Kloeckner:Clients have choices for deploying enterprise applications, and the key factors they take into consideration are not just cost or convenience, but also security, reliability, scalability, control and tooling, and a trusted vendor relationship. We find that for enterprise critical applications customers in their majority favor private (including private managed) clouds. We also find increasing adoption of IBM SmartCloud Enterprise.

IBM has a proven approach for building and managing cloud solutions, providing an integrated platform that uses the same standards and processes across the entire portfolio of products and services. IBM’s expertise and experience in designing, building and implementing cloud solutions—beginning with its own—offers clients the confidence of knowing that they are engaging not just a provider, but a trusted partner in the transformation of their IT service delivery. The IBM Cloud Computing reference architecture builds on IBM’s industry-leading experience and success in implementing SOA solutions. We have also invested in technologies that integrate cloud environments and allow clients combine services deployed in their private cloud environments with services delivered through public clouds. We believe that such hybrid environments are becoming increasingly more common.

Q9. In your opinion, will we ever have a “Trusted” Cloud?

Kloeckner:Concerns about security are the most prominent reasons that organizations cite for not adopting public cloud services. Therefore, creating more comprehensive security capabilities is a prerequisite for getting organizations to adopt public cloud-based services for more complex, business-sensitive, and demanding purposes. A recent Forrester Research reports they fully expect to see the emergence of highly secure and trusted cloud services over the next five years, during which time cloud security will grow into a $1.5 billion market and will shift from being an inhibitor to an enabler of cloud services adoption. The advent of secure cloud services will be a disruptive force in the security solutions market, challenging traditional security solution providers to revamp their architectures, partner ecosystems, and service offerings, while creating an opportunity for emerging vendors, integrators, and consultants to establish themselves.

Q10. Where do you see the data management industry heading in the next years?

Kloeckner:Across industries, technology providers and technology consumers are moving to address the exponential growth in quantity, complexity, variety, and velocity of data to enable better business insights and drive informed actions. Add to this the immediacy of the web and data in motion, the new control and influence of the individual consumer, and the fact that most companies have yet to fully exploit the raw data they have in house within the context of structured models, and you can easily discern the driving forces behind strategic moves, acquisitions and recent product announcements. The potential for business risks continue to increase as do requirements for regulatory compliance. By 2015, the information and analytics software spending is estimated to reach $74B as a result.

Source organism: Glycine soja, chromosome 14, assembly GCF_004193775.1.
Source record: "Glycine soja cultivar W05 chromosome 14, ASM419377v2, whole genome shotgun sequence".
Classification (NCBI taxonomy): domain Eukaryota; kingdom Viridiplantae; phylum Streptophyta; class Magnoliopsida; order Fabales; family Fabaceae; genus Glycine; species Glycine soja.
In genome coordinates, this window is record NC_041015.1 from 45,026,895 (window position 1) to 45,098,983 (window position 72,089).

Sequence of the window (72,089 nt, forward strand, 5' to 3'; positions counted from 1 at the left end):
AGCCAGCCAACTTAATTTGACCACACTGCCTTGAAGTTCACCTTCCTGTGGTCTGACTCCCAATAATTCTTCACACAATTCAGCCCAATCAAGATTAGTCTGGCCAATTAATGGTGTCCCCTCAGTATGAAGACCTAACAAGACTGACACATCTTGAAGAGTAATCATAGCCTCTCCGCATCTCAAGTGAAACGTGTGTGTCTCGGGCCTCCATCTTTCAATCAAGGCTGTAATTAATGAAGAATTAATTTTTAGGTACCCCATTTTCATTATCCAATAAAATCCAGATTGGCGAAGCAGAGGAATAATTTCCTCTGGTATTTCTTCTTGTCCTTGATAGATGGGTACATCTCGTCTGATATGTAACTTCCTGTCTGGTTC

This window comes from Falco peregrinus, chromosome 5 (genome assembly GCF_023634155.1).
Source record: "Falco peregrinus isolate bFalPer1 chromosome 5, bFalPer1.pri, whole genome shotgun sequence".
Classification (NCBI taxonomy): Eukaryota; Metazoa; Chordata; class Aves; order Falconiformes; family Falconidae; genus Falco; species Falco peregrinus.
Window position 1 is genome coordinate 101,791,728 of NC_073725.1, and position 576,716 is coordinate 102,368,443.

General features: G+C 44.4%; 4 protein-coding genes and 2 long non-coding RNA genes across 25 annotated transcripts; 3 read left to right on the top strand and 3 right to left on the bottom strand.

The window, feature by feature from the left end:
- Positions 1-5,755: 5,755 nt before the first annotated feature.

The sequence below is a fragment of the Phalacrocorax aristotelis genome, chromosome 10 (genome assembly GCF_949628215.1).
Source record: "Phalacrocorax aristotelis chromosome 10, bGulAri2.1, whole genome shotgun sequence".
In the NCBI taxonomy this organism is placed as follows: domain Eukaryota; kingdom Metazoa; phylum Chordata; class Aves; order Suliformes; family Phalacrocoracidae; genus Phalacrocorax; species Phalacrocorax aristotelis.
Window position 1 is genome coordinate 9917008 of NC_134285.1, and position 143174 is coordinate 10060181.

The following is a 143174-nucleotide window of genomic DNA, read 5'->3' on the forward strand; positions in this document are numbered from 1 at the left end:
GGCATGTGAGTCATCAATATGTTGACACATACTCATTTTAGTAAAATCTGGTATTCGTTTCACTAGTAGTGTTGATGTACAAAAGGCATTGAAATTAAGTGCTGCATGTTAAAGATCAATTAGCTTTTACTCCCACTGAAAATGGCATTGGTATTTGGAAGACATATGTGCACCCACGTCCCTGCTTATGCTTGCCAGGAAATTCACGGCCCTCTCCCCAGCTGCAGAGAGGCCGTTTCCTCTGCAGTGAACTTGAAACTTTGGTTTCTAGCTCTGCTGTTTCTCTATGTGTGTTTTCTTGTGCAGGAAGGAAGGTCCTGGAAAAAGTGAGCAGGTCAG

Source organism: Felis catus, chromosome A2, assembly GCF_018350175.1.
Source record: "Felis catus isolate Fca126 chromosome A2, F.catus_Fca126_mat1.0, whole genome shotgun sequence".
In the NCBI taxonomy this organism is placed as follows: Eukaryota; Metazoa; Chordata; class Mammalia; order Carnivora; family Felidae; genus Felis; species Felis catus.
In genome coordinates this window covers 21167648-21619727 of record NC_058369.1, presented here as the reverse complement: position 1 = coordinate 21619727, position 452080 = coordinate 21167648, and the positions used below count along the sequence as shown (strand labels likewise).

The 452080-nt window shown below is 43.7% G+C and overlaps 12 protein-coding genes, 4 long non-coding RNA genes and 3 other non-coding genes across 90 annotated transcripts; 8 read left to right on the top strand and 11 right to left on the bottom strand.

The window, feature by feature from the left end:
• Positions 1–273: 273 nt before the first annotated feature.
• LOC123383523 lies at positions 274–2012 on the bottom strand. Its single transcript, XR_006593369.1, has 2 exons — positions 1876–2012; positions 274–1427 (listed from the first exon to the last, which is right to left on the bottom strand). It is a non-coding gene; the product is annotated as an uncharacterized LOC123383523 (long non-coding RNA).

The consumability of core technologies such as High Performance Computing and embarrassingly parallel workloads, real-time analysis of streaming data and process flows, ease of access to analytics as services via the cloud and embedded within business processes, as well as advances in natural language interfaces will take analytics to the mainstream and to main street.. IBM’s Watson is just a hint of what is to come.

Solution delivery trends in mobile, cloud, and software as a service are driving information management technology investments to meet these demands. Evolving data access trends from traditional business applications and existing OLTP environments are extending in reach in to social media and content as an example, driving technology investments in processing Big Data as well as content and text analytics.

As technology advances in systems processing power, in-memory computing capabilities, extreme low-energy servers, and storage capabilities such as solid state drives continue to progress, data management technologies continue to advance in parallel leveraging these technologies to enable optimized workloads and consolidated platforms for cloud environments.

Both companies and consumers look for better/faster/easier access to a single best view of the truth, ability to predict the next best action. Whether it be process optimizations within a business, risk and fraud management, dramatically enhanced personalization of each customer experience, or improving the speed and accuracy of diagnosis based the full compendium of the latest research, historical data and best practices, health care, financial services, customer service, precision marketing and even auto repair will be impacted.


Kristof Kloeckner, Ph.D., is General Manager of IBM Rational Software, IBM Corporation.
Dr. Kloeckner is responsible for all facets of the Rational Software business including strategy, marketing, sales, operations, technology development and overall financial performance. He and his global team are focused on providing the premier development and delivery solutions for transforming business through software-driven innovation. Dr. Kloeckner is based in Somers, New York.

Resources Free Downloads and Links on various data management technologies and analytics.

Related Posts

On Big Data: Interview with Shilpa Lawande, VP of Engineering at Vertica.

On Big Data: Interview with Dr. Werner Vogels, CTO and VP of

Analytics at eBay. An interview with Tom Fastner.


From → Uncategorized

No comments yet

Leave a Reply

Note: HTML is allowed. Your email address will not be published.

Subscribe to this comment feed via RSS